Inovative Latin American Proposals for the G20: a column by Ingo Plöger

By Ingo Plöger*

The Group of Twenty (G20) is the main forum for international economic cooperation. It plays an important role in defining and reinforcing global architecture and governance on all major international economic issues. It is made up of 19 countries (South Africa, Germany, Saudi Arabia, Argentina, Australia, Brazil, Canada, China, South Korea, United States, France, India, Indonesia, Italy, Japan, Mexico, United Kingdom, Russia and Turkey) representing 85% of world GDP and 75% of international trade and around two-thirds of the world population. Therefore, it is a forum of high political and economic representation.

Headquartered for the first time in Latin America, in Brazil, the countries of the region, Argentina, Brazil and Mexico assume greater responsibility. The work system is that civil societies organized by theme can deliver to the heads of nations proposals for major global challenges. B20 – Business 20 – led by Brazilian Dan Iochpe, an entrepreneur in the automotive sector, coordinates the subgroups formed and organized by the CNI, which involves around 900 business representatives 1). B20 Brazil has established seven task forces and an action council, dedicated to specific areas that resonate the motto:

“Inclusive Growth for a Sustainable Future”.

With this motto, B20 Brazil wishes to focus discussions and recommendations on five central axes:

    Promote inclusive growth and combat hunger, poverty and inequalities;

    Promote a just transition to zero net greenhouse gas emissions;

    Increase productivity through innovation

    Promote the resilience of global value chains;

    Value human capital.

Areas include trade and investment, employment and education, digital transformation, energy transition and climate, finance and infrastructure, integrity and compliance, sustainable food systems and agriculture, and women, business diversity and inclusion.

The host country, in this case Brazil, has the prerogative to propose the work agenda, which reflects the effort to bring the vision of the country and its region to the global debate. They will be the themes to be addressed by the 7 working groups such as: Trade and investment, energy transition and climate, integrity and compliance, digital transformation, finance and infrastructure, sustainable food systems and agriculture, women and business diversity and inclusion. 25 CEOs and senior executives will lead this agenda.

What would be the difference to expect from this effort?

Certainly, the democratic environment in Latin America will impose a differentiated Governance in an increasingly autocratic world. Insertion, diversity, transparency and ethics will be a strong mark of how to do it. As for what to do, Latin America will offer innovative solutions to combat climate change with social inclusion. While the Northern Hemisphere is based on this theme on “passive” agendas, for example, concentrating efforts on reducing carbon, as the cause of the greenhouse effect, Latin America will open options for the “active” agenda, that is, what promotes temperature reduction by the tropical photosynthesis cycle 3 times more powerful than in the Northern Hemisphere. Solutions involving energy biomass (ethanol, biodiesel, SAF, Biomethane), the sustainable food chain, and forest preservation and recovery services are assets in tropical regions. The integration of industry, agriculture-minerals, capital and human resources will be another aspect. 80% of the Brazilian population is urban, where more than half live in cities smaller than 400,000 inhabitants that are directly and indirectly linked to agriculture. New business models, such as Crop, Livestock and Forestry Integration, supported by not only production and marketing cooperatives, but also the gigantic growth in these regions of financial cooperatives with their integrative social action.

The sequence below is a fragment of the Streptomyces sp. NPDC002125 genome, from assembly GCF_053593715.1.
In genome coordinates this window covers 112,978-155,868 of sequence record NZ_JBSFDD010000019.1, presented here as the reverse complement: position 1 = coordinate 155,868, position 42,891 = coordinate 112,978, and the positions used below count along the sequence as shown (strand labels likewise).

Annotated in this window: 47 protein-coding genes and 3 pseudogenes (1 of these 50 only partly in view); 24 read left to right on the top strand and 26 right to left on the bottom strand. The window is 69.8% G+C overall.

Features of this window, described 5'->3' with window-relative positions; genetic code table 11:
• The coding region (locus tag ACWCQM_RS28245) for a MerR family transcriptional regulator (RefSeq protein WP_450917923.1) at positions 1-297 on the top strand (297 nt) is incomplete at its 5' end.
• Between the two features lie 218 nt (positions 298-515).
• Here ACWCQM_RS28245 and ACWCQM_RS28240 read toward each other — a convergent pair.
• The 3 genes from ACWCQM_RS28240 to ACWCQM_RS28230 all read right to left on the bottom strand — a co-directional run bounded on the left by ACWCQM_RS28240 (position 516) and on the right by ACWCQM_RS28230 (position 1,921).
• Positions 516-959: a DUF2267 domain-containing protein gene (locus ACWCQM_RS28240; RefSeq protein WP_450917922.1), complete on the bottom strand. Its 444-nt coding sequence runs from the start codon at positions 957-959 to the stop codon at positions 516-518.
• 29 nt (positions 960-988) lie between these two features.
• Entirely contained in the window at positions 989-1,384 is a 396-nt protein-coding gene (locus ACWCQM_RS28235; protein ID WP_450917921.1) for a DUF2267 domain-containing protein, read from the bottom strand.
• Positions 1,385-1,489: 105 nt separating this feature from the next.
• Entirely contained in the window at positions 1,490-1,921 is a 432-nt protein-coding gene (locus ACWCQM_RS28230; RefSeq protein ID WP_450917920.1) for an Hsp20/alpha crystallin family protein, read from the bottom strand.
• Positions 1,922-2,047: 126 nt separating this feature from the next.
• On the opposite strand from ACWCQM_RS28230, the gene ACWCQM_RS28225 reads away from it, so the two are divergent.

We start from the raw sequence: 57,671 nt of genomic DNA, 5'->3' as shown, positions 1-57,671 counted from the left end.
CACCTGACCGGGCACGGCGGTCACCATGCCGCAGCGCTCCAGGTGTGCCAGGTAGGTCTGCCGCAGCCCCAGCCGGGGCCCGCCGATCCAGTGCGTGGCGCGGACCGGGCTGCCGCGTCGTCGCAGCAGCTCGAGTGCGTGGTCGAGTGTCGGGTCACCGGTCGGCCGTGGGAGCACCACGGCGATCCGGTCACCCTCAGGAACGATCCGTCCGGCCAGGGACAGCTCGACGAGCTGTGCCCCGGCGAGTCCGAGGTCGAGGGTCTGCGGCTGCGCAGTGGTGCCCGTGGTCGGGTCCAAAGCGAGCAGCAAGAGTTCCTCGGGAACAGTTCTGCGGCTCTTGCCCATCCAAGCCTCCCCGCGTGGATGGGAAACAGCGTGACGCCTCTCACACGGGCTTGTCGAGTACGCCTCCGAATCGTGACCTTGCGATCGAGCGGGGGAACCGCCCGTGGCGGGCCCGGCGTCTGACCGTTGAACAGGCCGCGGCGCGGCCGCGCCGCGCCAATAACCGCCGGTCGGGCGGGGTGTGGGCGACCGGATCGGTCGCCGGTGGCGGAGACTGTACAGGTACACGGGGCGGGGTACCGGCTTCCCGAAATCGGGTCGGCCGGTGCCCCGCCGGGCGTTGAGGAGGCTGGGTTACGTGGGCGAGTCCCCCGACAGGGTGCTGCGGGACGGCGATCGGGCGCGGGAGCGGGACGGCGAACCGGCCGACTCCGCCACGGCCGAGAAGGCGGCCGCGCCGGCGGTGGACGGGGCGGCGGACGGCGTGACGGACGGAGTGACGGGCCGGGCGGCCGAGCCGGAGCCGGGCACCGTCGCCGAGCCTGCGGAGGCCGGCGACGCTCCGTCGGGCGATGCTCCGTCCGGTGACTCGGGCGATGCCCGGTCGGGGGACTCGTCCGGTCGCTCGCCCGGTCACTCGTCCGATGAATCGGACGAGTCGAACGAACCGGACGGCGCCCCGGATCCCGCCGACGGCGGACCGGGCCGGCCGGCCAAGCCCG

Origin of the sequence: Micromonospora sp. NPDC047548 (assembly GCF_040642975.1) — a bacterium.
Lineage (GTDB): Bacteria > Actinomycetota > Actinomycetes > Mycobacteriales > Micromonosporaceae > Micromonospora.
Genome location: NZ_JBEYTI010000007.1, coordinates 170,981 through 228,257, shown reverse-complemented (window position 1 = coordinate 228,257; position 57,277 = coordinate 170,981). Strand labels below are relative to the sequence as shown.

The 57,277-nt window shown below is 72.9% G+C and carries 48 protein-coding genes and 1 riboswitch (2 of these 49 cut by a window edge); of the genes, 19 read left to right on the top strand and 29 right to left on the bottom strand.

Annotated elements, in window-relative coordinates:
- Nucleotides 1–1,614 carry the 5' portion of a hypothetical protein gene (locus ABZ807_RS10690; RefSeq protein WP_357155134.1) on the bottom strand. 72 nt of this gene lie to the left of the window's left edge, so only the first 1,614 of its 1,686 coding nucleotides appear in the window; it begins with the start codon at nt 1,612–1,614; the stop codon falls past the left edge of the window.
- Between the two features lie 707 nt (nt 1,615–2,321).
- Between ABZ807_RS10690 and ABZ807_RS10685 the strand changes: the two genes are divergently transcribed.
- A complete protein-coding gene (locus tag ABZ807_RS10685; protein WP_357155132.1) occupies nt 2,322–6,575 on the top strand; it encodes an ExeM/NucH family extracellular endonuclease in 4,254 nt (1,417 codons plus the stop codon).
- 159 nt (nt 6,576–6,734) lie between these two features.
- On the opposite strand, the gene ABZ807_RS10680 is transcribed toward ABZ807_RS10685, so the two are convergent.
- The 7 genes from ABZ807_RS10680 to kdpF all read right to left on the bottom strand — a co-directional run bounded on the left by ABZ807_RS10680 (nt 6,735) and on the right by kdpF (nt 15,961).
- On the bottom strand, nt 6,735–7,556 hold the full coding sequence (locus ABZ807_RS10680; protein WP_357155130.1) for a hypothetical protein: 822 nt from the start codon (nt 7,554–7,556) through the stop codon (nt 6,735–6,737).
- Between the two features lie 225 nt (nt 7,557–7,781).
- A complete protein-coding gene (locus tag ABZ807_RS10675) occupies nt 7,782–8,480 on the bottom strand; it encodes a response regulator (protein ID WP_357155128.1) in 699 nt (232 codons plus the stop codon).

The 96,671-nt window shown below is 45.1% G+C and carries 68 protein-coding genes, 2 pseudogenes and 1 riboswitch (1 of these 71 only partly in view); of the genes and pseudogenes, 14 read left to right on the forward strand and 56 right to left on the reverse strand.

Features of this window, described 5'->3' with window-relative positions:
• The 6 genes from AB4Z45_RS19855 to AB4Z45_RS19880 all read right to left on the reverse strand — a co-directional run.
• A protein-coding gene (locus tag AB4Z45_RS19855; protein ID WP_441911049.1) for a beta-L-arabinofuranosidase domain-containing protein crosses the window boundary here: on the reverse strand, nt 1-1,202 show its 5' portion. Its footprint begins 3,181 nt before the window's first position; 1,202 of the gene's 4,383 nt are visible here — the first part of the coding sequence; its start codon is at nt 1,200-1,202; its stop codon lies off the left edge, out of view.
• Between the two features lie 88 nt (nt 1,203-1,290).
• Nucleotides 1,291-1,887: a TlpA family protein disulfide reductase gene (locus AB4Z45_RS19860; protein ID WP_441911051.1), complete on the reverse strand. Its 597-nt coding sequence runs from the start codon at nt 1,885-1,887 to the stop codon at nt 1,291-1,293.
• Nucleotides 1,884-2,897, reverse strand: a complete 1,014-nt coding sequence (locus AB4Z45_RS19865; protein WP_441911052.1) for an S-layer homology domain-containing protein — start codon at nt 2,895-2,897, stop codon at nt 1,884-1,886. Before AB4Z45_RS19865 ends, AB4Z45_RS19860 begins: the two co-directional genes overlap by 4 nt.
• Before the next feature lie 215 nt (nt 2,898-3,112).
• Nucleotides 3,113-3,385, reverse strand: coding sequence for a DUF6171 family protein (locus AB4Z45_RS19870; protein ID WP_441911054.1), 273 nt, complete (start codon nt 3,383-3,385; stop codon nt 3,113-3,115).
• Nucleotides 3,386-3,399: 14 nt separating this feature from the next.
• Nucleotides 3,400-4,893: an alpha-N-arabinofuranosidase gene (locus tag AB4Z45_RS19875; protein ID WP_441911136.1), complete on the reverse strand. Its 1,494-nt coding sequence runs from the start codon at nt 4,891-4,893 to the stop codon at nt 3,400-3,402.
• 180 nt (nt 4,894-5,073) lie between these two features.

Innovations through the digitalization of the countryside and the city ensure that productivity and insertion are established in education and training 2). Another way, but no less important, is the Brazilian experience of the so-called “Bolsa Família”. A concept and realization that came from the government of Fernando Henrique Cardoso and was improved in all subsequent governments. Today it reaches around 20 million families, where the mother is the beneficiary, with a monthly income of around 140.-US$ per month, with compensation in education and environmental services, paid via a digital card, at a low cost. corruption risk. It is noteworthy that the beneficiary of this resource will seek for her family to consume what is most necessary in that circumstance, including food, medicine or school supplies, among others, developing the local market, at market prices 3). Experience showed that the beneficiaries’ local GDP grew above Brazil’s median GDP, that is, it fed the local situation, with income and work. The 14 billion R$ ($3 billion) paid by this program are much more effective for these purposes than subsidizing food and other products, which discourage local production and are objects of corruption and political influence. This experience and others will be demonstrated on several occasions and may be copied by other countries. Rio de Janeiro is the location where the G20 Summit will meet in November 2024 and hosts numerous meetings of political and business leaders and partners gather throughout the year. CEAL itself plans to bring together its leaders at the end of October to promote debate regarding the G20 objectives.

An opportunity for Latin America to get off the defensive and show what it has!

*Ingo Plöger is a Brazilian Entrepreneur, President CEAL Brazilian Chapter



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